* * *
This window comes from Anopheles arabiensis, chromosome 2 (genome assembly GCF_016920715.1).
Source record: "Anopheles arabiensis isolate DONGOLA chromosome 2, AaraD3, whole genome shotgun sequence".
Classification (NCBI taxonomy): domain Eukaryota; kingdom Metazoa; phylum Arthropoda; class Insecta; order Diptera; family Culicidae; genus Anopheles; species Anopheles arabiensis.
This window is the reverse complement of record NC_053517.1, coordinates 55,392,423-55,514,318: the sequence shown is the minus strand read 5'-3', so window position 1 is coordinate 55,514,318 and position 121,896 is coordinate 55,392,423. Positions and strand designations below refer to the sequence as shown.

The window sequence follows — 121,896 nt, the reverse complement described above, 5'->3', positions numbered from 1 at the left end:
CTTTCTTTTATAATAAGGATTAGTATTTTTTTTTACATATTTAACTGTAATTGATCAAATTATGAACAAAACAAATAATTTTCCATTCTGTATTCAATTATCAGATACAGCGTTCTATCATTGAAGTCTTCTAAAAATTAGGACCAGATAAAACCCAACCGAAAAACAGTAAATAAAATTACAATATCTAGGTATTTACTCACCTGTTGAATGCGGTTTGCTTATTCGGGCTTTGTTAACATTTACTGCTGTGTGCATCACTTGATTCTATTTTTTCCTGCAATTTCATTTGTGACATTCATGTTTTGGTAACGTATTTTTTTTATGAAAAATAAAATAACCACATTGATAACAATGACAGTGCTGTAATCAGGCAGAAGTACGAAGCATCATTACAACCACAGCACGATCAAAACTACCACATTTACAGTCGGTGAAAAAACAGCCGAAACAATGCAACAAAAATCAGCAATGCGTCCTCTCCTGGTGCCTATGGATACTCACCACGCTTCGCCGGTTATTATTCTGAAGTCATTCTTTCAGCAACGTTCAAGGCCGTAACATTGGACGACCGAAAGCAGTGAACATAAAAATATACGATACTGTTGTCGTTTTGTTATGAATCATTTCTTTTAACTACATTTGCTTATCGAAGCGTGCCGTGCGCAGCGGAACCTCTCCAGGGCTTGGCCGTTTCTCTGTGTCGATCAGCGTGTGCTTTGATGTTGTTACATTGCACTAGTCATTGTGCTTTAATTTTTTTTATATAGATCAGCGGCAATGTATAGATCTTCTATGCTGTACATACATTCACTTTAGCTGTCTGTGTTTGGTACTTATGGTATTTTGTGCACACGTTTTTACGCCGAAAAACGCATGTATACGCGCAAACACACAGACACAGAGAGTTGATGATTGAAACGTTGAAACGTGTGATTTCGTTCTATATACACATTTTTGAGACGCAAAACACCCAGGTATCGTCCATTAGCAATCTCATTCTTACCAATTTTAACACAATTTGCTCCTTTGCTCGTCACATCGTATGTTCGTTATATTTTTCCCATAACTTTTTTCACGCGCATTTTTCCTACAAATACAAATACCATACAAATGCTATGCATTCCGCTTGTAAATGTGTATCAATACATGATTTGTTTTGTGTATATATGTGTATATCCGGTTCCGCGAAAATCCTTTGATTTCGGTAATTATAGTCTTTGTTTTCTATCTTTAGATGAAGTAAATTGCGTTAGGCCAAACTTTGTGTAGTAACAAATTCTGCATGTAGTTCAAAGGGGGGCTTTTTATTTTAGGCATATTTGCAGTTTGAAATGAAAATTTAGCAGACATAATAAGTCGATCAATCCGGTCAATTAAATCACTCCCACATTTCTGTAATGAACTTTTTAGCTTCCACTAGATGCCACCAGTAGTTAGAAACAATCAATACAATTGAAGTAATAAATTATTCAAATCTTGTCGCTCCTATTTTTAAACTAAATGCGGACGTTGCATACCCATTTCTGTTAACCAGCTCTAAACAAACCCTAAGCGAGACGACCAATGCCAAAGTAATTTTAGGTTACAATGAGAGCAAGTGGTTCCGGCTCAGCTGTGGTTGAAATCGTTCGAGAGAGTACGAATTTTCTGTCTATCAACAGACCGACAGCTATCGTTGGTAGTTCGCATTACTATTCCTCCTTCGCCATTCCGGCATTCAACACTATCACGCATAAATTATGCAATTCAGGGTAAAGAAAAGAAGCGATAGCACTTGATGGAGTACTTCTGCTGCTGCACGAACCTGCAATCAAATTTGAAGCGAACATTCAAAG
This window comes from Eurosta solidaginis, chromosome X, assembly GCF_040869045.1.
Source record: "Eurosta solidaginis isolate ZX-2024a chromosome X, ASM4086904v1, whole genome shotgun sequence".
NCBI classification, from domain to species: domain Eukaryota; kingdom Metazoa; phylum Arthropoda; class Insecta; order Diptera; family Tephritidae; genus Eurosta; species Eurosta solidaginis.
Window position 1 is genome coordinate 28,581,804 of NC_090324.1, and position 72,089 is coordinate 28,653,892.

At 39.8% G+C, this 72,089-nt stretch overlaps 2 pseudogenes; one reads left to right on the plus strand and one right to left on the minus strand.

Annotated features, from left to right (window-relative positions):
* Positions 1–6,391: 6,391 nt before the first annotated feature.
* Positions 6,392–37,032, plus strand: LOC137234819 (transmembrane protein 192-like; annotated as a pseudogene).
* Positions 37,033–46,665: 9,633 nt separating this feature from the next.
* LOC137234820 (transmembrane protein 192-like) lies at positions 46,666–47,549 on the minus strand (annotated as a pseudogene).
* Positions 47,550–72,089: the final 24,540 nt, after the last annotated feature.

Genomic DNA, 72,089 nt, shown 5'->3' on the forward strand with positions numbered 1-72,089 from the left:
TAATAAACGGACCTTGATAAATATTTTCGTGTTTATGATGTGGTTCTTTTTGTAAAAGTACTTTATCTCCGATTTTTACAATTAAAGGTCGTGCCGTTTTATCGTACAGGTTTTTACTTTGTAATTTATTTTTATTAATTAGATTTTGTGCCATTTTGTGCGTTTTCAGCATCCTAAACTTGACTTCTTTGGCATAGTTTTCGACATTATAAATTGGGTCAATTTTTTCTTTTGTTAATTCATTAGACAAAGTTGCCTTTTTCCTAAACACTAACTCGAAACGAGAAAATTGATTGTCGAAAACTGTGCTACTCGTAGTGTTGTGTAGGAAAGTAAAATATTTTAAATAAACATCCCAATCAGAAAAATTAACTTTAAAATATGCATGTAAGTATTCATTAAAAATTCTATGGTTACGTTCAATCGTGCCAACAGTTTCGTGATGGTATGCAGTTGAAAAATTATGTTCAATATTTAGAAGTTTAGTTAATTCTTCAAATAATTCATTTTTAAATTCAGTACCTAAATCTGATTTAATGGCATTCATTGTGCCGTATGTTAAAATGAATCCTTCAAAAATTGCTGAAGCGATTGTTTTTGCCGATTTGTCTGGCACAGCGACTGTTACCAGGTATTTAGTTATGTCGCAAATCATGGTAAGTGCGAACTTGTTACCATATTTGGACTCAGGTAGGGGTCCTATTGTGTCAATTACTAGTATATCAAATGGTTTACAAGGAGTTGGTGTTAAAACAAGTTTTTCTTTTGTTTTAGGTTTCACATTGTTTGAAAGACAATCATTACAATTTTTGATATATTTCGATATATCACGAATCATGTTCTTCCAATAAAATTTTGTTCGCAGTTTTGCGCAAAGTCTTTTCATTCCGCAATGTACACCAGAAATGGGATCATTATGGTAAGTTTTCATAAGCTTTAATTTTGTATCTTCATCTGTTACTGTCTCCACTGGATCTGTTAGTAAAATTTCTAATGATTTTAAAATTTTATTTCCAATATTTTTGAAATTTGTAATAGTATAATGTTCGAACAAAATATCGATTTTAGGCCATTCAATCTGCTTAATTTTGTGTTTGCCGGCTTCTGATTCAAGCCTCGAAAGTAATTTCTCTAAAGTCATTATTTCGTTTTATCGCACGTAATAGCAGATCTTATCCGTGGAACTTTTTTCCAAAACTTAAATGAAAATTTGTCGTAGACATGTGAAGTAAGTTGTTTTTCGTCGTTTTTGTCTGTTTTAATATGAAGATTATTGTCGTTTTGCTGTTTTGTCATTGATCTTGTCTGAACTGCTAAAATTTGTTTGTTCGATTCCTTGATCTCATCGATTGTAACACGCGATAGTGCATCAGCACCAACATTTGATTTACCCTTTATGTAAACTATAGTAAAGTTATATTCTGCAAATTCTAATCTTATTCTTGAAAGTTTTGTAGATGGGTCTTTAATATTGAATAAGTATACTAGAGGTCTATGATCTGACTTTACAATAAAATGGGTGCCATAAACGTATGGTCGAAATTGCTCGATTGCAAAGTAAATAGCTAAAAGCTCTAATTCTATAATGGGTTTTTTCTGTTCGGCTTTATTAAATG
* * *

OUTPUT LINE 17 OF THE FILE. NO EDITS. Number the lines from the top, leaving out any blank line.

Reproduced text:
* Positions 47,550–72,089: the final 24,540 nt, after the last annotated feature.